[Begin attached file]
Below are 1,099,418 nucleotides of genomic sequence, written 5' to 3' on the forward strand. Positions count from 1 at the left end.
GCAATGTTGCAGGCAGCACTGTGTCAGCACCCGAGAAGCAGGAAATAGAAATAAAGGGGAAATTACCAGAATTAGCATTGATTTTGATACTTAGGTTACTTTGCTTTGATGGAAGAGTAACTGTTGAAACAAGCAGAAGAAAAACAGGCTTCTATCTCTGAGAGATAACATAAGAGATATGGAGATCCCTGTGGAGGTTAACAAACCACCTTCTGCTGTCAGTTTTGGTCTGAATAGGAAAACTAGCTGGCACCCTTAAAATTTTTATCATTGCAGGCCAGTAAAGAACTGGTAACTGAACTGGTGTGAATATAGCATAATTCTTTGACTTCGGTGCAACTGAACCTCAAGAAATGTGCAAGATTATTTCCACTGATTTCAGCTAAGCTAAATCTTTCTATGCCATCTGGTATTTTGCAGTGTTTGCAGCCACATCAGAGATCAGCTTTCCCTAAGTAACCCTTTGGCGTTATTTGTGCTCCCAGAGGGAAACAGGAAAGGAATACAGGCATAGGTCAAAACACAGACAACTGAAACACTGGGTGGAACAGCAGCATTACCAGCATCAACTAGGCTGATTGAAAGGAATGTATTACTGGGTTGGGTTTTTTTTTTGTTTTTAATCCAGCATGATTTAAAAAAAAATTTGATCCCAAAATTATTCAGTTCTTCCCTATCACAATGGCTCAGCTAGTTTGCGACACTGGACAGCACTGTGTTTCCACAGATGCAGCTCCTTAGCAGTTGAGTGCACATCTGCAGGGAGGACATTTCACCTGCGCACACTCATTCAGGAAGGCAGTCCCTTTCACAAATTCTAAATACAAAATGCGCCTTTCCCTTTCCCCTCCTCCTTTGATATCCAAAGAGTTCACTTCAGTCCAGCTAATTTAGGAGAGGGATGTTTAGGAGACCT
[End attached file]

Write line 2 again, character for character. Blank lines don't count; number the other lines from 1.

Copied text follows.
GCAATGTTGCAGGCAGCACTGTGTCAGCACCCGAGAAGCAGGAAATAGAAATAAAGGGGAAATTACCAGAATTAGCATTGATTTTGATACTTAGGTTACTTTGCTTTGATGGAAGAGTAACTGTTGAAACAAGCAGAAGAAAAACAGGCTTCTATCTCTGAGAGATAACATAAGAGATATGGAGATCCCTGTGGAGGTTAACAAACCACCTTCTGCTGTCAGTTTTGGTCTGAATAGGAAAACTAGCTGGCACCCTTAAAATTTTTATCATTGCAGGCCAGTAAAGAACTGGTAACTGAACTGGTGTGAATATAGCATAATTCTTTGACTTCGGTGCAACTGAACCTCAAGAAATGTGCAAGATTATTTCCACTGATTTCAGCTAAGCTAAATCTTTCTATGCCATCTGGTATTTTGCAGTGTTTGCAGCCACATCAGAGATCAGCTTTCCCTAAGTAACCCTTTGGCGTTATTTGTGCTCCCAGAGGGAAACAGGAAAGGAATACAGGCATAGGTCAAAACACAGACAACTGAAACACTGGGTGGAACAGCAGCATTACCAGCATCAACTAGGCTGATTGAAAGGAATGTATTACTGGGTTGGGTTTTTTTTTTGTTTTTAATCCAGCATGATTTAAAAAAAAATTTGATCCCAAAATTATTCAGTTCTTCCCTATCACAATGGCTCAGCTAGTTTGCGACACTGGACAGCACTGTGTTTCCACAGATGCAGCTCCTTAGCAGTTGAGTGCACATCTGCAGGGAGGACATTTCACCTGCGCACACTCATTCAGGAAGGCAGTCCCTTTCACAAATTCTAAATACAAAATGCGCCTTTCCCTTTCCCCTCCTCCTTTGATATCCAAAGAGTTCACTTCAGTCCAGCTAATTTAGGAGAGGGATGTTTAGGAGACCT